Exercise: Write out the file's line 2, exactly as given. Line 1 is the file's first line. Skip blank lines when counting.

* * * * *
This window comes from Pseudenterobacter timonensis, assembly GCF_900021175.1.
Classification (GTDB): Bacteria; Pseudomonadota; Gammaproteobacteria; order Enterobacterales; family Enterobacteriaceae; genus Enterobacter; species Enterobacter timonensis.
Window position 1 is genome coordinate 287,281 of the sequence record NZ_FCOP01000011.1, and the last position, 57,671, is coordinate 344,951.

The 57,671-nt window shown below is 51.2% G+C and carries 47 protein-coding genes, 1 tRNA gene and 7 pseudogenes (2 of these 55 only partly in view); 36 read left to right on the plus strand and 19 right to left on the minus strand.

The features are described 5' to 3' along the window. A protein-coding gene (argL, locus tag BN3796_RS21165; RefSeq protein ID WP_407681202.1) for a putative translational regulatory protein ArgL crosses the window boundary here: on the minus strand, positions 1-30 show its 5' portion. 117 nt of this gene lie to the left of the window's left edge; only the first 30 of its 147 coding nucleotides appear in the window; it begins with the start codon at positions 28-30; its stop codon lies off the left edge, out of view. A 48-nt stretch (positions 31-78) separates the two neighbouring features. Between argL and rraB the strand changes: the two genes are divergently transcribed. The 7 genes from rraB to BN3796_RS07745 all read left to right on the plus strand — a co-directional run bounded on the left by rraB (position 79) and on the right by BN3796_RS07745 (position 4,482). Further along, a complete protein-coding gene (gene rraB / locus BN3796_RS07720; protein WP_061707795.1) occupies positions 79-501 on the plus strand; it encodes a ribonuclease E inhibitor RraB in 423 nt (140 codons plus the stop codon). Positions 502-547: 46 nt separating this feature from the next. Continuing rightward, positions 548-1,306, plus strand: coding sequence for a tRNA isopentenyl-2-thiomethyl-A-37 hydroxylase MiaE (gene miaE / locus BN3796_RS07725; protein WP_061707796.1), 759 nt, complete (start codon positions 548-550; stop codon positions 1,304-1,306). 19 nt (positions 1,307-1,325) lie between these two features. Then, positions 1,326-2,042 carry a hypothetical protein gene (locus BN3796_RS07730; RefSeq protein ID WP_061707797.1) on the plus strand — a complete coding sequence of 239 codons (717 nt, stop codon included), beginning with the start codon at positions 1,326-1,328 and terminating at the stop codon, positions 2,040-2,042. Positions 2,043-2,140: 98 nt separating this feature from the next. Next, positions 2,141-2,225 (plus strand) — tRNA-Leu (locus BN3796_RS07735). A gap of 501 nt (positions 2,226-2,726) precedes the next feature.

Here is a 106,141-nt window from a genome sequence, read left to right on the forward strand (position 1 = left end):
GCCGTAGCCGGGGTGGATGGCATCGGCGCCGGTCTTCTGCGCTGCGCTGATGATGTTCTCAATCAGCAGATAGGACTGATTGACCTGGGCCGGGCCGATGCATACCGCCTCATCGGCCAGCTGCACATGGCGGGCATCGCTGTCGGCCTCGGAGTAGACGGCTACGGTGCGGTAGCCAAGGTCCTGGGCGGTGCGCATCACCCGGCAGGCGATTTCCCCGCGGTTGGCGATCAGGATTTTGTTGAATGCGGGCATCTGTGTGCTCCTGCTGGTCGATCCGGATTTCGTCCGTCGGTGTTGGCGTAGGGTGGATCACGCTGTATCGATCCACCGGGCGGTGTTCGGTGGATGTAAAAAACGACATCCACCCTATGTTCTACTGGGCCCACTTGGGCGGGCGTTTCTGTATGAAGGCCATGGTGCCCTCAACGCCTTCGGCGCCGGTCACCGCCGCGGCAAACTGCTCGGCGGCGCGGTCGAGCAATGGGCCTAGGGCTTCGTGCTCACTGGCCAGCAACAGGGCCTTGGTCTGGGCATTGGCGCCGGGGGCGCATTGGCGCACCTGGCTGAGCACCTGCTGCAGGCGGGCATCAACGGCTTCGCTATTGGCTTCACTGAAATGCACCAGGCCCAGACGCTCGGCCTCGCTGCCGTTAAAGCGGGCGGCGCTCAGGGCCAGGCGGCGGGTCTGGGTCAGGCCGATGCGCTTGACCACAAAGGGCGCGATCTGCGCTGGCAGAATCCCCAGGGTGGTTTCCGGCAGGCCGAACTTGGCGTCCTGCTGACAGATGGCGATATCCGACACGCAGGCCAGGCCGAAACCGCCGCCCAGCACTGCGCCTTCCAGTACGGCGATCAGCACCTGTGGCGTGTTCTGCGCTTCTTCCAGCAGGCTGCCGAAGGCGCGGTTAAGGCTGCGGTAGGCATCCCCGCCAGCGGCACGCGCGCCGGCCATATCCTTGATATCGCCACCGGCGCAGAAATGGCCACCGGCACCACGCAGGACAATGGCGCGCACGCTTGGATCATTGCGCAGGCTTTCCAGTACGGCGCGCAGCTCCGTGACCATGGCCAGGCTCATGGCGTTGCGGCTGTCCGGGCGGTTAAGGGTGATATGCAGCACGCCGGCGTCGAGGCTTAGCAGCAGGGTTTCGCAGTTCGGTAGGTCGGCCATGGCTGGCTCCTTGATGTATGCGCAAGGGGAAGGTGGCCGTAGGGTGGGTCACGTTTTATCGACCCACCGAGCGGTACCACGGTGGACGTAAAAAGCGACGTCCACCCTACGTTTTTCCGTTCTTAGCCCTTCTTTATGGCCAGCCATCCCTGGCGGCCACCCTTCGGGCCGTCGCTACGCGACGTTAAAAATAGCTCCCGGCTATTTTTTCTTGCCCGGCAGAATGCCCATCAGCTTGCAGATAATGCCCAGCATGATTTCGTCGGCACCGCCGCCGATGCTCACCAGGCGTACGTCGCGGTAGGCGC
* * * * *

Classification (GTDB): Bacteria; Pseudomonadota; Gammaproteobacteria; order Enterobacterales; family Enterobacteriaceae; genus Enterobacter; species Enterobacter timonensis.